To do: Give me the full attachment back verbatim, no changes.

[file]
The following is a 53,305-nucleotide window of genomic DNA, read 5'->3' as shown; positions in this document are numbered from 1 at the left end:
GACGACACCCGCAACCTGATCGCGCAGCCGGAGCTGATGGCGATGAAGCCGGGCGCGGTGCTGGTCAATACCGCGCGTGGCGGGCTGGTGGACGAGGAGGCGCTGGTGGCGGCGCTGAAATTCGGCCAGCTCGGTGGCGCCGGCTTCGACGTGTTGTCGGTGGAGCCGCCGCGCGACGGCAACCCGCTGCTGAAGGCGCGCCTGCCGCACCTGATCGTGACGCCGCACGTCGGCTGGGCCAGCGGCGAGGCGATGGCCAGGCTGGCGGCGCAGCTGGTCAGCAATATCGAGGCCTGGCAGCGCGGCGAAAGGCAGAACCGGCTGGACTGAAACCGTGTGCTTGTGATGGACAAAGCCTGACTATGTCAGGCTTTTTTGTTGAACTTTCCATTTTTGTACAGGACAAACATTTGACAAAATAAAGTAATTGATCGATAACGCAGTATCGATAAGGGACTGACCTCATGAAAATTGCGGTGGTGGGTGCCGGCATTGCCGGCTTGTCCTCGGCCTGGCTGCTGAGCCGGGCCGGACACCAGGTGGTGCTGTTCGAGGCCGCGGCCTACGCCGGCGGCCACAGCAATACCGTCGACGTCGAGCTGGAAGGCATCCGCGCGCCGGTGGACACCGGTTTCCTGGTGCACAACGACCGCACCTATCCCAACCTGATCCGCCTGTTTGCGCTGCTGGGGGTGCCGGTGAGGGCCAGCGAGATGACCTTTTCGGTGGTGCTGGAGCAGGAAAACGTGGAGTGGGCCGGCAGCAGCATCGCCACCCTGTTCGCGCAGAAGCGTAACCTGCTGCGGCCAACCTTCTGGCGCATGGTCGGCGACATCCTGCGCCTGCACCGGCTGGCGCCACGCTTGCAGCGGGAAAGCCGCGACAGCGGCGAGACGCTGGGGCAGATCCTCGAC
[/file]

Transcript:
The following is a 53,305-nucleotide window of genomic DNA, read 5'->3' as shown; positions in this document are numbered from 1 at the left end:
GACGACACCCGCAACCTGATCGCGCAGCCGGAGCTGATGGCGATGAAGCCGGGCGCGGTGCTGGTCAATACCGCGCGTGGCGGGCTGGTGGACGAGGAGGCGCTGGTGGCGGCGCTGAAATTCGGCCAGCTCGGTGGCGCCGGCTTCGACGTGTTGTCGGTGGAGCCGCCGCGCGACGGCAACCCGCTGCTGAAGGCGCGCCTGCCGCACCTGATCGTGACGCCGCACGTCGGCTGGGCCAGCGGCGAGGCGATGGCCAGGCTGGCGGCGCAGCTGGTCAGCAATATCGAGGCCTGGCAGCGCGGCGAAAGGCAGAACCGGCTGGACTGAAACCGTGTGCTTGTGATGGACAAAGCCTGACTATGTCAGGCTTTTTTGTTGAACTTTCCATTTTTGTACAGGACAAACATTTGACAAAATAAAGTAATTGATCGATAACGCAGTATCGATAAGGGACTGACCTCATGAAAATTGCGGTGGTGGGTGCCGGCATTGCCGGCTTGTCCTCGGCCTGGCTGCTGAGCCGGGCCGGACACCAGGTGGTGCTGTTCGAGGCCGCGGCCTACGCCGGCGGCCACAGCAATACCGTCGACGTCGAGCTGGAAGGCATCCGCGCGCCGGTGGACACCGGTTTCCTGGTGCACAACGACCGCACCTATCCCAACCTGATCCGCCTGTTTGCGCTGCTGGGGGTGCCGGTGAGGGCCAGCGAGATGACCTTTTCGGTGGTGCTGGAGCAGGAAAACGTGGAGTGGGCCGGCAGCAGCATCGCCACCCTGTTCGCGCAGAAGCGTAACCTGCTGCGGCCAACCTTCTGGCGCATGGTCGGCGACATCCTGCGCCTGCACCGGCTGGCGCCACGCTTGCAGCGGGAAAGCCGCGACAGCGGCGAGACGCTGGGGCAGATCCTCGAC